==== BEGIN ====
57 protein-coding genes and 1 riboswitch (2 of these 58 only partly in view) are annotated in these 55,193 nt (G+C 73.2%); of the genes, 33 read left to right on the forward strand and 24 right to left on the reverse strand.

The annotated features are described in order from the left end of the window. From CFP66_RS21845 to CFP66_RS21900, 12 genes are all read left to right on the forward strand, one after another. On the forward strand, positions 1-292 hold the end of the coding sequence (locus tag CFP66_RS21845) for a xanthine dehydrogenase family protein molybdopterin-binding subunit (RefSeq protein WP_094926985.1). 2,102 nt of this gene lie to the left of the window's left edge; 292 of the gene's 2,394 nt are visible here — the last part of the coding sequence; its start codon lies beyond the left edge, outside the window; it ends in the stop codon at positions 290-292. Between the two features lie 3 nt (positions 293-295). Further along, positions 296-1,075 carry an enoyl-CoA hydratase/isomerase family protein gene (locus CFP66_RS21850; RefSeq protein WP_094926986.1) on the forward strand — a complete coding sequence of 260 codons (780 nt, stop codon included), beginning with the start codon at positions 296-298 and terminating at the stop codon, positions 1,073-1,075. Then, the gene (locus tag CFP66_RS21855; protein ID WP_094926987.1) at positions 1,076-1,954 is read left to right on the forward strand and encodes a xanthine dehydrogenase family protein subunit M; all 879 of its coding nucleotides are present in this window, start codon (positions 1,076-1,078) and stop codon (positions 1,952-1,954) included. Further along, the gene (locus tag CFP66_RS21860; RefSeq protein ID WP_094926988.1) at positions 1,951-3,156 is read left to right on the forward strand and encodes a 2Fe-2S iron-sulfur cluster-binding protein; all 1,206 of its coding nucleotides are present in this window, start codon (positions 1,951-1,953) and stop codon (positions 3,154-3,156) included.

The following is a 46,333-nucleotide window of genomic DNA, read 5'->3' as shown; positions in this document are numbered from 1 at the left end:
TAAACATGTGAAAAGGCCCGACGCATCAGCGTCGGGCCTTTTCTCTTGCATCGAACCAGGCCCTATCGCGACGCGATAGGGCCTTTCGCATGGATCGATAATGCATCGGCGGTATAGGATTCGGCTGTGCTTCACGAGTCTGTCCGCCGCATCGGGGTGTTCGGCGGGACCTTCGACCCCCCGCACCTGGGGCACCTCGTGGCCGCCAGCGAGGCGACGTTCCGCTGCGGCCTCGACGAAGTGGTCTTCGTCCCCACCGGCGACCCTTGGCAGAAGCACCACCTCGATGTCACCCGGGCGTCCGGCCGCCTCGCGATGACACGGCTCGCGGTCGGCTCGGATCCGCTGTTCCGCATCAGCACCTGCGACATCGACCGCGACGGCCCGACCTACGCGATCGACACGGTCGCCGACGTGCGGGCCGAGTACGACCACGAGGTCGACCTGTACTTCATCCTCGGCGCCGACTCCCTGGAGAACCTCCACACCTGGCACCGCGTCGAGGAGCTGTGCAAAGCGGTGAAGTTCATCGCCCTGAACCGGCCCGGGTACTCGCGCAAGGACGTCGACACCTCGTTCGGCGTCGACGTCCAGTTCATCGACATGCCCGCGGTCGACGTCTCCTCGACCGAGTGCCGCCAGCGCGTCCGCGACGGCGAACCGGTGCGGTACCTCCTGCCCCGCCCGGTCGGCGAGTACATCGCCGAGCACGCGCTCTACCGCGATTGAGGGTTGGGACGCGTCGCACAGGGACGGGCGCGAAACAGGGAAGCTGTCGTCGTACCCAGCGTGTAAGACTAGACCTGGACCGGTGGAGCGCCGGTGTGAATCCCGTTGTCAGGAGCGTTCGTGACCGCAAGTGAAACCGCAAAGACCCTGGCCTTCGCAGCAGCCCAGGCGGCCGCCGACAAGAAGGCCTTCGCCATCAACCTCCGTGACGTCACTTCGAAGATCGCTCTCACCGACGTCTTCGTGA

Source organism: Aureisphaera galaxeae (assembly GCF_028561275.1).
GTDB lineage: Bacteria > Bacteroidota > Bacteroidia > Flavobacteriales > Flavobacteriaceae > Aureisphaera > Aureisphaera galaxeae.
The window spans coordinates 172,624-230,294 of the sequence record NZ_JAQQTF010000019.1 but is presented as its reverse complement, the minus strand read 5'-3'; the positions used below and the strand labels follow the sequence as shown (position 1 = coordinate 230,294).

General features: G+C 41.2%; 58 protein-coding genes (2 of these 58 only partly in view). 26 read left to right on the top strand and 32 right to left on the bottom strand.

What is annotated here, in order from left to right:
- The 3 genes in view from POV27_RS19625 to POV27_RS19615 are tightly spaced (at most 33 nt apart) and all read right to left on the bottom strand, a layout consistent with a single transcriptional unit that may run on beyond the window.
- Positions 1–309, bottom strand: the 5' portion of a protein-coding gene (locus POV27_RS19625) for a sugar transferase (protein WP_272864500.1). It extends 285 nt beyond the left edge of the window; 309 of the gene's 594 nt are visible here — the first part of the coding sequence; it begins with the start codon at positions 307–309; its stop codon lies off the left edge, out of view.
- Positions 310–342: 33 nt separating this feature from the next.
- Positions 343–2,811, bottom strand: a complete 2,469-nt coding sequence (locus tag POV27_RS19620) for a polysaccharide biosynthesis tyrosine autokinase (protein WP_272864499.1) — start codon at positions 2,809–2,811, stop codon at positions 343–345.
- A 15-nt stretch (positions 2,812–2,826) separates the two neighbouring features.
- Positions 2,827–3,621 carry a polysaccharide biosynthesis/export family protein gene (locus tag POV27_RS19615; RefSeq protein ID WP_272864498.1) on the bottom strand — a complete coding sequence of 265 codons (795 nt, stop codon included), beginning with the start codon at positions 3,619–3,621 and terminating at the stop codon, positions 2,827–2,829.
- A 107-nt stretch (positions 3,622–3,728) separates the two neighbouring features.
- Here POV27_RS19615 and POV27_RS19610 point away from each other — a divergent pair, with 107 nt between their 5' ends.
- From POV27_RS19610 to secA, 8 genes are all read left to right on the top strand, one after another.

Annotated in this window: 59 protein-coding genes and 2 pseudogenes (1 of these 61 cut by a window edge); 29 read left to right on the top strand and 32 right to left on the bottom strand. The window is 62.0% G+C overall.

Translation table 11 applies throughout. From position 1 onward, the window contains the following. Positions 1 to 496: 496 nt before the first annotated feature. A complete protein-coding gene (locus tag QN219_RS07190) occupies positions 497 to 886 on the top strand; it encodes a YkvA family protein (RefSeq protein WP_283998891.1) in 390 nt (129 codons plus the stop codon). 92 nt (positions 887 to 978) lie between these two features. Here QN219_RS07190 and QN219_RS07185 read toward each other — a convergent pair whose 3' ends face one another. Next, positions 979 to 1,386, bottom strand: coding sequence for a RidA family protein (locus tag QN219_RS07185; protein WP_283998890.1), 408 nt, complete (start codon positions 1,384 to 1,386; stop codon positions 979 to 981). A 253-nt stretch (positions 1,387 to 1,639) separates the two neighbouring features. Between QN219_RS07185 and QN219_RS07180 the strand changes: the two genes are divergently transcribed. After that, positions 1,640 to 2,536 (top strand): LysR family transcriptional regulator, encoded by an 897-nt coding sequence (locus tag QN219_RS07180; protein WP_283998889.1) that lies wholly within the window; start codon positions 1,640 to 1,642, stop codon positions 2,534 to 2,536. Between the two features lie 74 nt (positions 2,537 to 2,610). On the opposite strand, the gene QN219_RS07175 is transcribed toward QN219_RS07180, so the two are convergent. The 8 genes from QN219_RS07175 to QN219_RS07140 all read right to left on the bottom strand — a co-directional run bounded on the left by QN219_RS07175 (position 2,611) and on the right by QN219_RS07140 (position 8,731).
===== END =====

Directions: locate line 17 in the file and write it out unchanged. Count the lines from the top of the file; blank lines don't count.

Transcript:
- Here POV27_RS19615 and POV27_RS19610 point away from each other — a divergent pair, with 107 nt between their 5' ends.